Brockway would specialize in building quality trucks from 1912 to their end in May 1977. Although not mass-produced, Brockway built a large quantity of light-duty and heavy-duty trucks throughout the years, including the Great Depression and both World Wars, under the leadership of various company presidents. G. A. Brockway was obviously the first president up until 1928 when they would look to purchase other truck manufacturers to expand their market. Brockway would purchase the Indiana Truck Corporation in February 1928. Martin A. O'Mara, former vice-president in charge of eastern sales for White Motor Company, was elected president of Brockway Motor Truck Corporation. G.A. Brockway would be elected chairman of the board and would continue in complete charge of the company's finances along with supervising operations at the Cortland, New York plant. J.W. Stephenson, formerly president of the Indiana Truck Corporation, would be director and vice-president of Brockway Corporation. Mr. Stephenson would continue in charge of the Marion, Indiana plant where they built Indiana Trucks. Now a single company retaining the Brockway name, their combined assets exceeded $9,000,000.00. and the total sales would be in excess of $15,000,000.00.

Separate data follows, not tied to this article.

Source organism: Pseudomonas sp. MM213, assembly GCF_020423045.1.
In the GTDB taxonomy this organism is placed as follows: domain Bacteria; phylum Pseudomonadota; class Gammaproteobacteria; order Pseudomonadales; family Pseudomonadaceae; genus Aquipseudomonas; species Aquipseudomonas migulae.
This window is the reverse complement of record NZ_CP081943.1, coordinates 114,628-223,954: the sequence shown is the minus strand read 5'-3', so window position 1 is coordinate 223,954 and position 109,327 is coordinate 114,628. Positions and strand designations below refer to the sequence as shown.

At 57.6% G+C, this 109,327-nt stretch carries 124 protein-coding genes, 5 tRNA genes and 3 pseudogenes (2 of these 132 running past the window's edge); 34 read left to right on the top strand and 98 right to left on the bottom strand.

Brockway models would gradually replace those of Indiana's, though a few models were retained. In 1929, Brockway looked to also merge with one of the oldest truck manufacturers in the country, the Autocar Company of Ardmore, Pennsylvania. Brockway affiliations bought large blocks of stock in the Autocar Company. With the stock market crash in October 1929, no merger with Autocar ever came about. Due to the failing, Brockway's stock would fall to an all time low and their sales at the Indiana plant became very poor. Brockway's president, Martin A. O'Mara resigned as president after being brought in front of the New York Supreme Court on charges of conspiring to manipulate Brockway's stock prices for his own personal gain. The resignation seemed to be an honest attempt to help the Brockway Truck Corp. Robert F. Black would succeed O'Mara in November 1930. Mr Black was formerly vice-president of Mack International. By 1931, Brockway-Indiana production had dipped badly. The Cortland plant managed to stay open but the Marion plant's operation was sporadic. Brockway saw no other choice but to cut their losses by selling the Marion, Indiana division to the White Motor Company of Cleveland, Ohio in early 1932. White would shut down the Marion plant and transferred everything to their Cleveland plant.White continued to sell Brockway-designed Indiana trucks until they had their own design in late 1932.